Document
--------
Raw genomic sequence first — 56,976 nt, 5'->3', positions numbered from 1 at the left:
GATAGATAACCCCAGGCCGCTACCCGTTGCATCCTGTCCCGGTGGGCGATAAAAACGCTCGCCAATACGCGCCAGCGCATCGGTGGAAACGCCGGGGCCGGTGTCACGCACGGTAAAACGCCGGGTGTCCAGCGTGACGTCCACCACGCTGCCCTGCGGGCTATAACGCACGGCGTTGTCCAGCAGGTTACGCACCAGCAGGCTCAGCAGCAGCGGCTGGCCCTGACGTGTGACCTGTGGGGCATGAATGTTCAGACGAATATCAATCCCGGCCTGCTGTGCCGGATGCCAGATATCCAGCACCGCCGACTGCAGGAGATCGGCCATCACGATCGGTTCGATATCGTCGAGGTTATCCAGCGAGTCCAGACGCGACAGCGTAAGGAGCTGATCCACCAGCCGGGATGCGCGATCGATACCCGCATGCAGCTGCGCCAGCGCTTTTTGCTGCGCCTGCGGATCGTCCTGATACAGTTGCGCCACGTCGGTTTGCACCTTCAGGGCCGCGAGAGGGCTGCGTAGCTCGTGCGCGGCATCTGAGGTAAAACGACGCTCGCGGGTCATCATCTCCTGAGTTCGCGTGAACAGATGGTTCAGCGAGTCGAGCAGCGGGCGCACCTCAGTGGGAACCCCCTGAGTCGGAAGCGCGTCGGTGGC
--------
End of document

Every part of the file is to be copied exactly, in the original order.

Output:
Raw genomic sequence first — 56,976 nt, 5'->3', positions numbered from 1 at the left:
GATAGATAACCCCAGGCCGCTACCCGTTGCATCCTGTCCCGGTGGGCGATAAAAACGCTCGCCAATACGCGCCAGCGCATCGGTGGAAACGCCGGGGCCGGTGTCACGCACGGTAAAACGCCGGGTGTCCAGCGTGACGTCCACCACGCTGCCCTGCGGGCTATAACGCACGGCGTTGTCCAGCAGGTTACGCACCAGCAGGCTCAGCAGCAGCGGCTGGCCCTGACGTGTGACCTGTGGGGCATGAATGTTCAGACGAATATCAATCCCGGCCTGCTGTGCCGGATGCCAGATATCCAGCACCGCCGACTGCAGGAGATCGGCCATCACGATCGGTTCGATATCGTCGAGGTTATCCAGCGAGTCCAGACGCGACAGCGTAAGGAGCTGATCCACCAGCCGGGATGCGCGATCGATACCCGCATGCAGCTGCGCCAGCGCTTTTTGCTGCGCCTGCGGATCGTCCTGATACAGTTGCGCCACGTCGGTTTGCACCTTCAGGGCCGCGAGAGGGCTGCGTAGCTCGTGCGCGGCATCTGAGGTAAAACGACGCTCGCGGGTCATCATCTCCTGAGTTCGCGTGAACAGATGGTTCAGCGAGTCGAGCAGCGGGCGCACCTCAGTGGGAACCCCCTGAGTCGGAAGCGCGTCGGTGGC